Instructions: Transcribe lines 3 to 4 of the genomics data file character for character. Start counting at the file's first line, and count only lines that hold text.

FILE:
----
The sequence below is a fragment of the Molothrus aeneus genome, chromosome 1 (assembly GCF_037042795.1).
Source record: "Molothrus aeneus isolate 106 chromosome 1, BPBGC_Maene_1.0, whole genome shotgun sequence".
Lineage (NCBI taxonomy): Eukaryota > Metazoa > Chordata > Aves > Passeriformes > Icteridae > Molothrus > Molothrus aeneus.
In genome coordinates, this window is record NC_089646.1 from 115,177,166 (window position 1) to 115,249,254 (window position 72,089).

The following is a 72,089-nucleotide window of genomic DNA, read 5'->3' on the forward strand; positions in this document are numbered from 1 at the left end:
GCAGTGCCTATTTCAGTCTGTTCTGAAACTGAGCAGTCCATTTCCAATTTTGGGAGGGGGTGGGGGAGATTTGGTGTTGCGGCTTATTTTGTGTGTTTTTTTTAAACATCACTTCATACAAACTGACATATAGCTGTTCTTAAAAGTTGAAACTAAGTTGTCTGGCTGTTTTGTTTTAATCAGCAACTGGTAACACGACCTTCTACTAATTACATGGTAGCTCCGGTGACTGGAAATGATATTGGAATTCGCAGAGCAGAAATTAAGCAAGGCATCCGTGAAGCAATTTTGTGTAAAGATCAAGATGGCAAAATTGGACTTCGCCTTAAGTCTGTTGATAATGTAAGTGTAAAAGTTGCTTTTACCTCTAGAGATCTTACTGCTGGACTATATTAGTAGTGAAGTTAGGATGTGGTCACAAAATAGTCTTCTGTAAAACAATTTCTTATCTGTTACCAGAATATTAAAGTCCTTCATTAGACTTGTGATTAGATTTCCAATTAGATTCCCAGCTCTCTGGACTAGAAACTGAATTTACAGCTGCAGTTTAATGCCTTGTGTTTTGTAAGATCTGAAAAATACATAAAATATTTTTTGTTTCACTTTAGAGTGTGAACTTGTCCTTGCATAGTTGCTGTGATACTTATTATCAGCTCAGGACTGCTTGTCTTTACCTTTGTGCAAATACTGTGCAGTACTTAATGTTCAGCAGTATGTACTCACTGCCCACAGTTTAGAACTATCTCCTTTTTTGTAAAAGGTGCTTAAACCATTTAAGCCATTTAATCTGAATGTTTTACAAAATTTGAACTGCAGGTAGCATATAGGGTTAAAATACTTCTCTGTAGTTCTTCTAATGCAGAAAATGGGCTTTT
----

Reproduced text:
Lineage (NCBI taxonomy): Eukaryota > Metazoa > Chordata > Aves > Passeriformes > Icteridae > Molothrus > Molothrus aeneus.
In genome coordinates, this window is record NC_089646.1 from 115,177,166 (window position 1) to 115,249,254 (window position 72,089).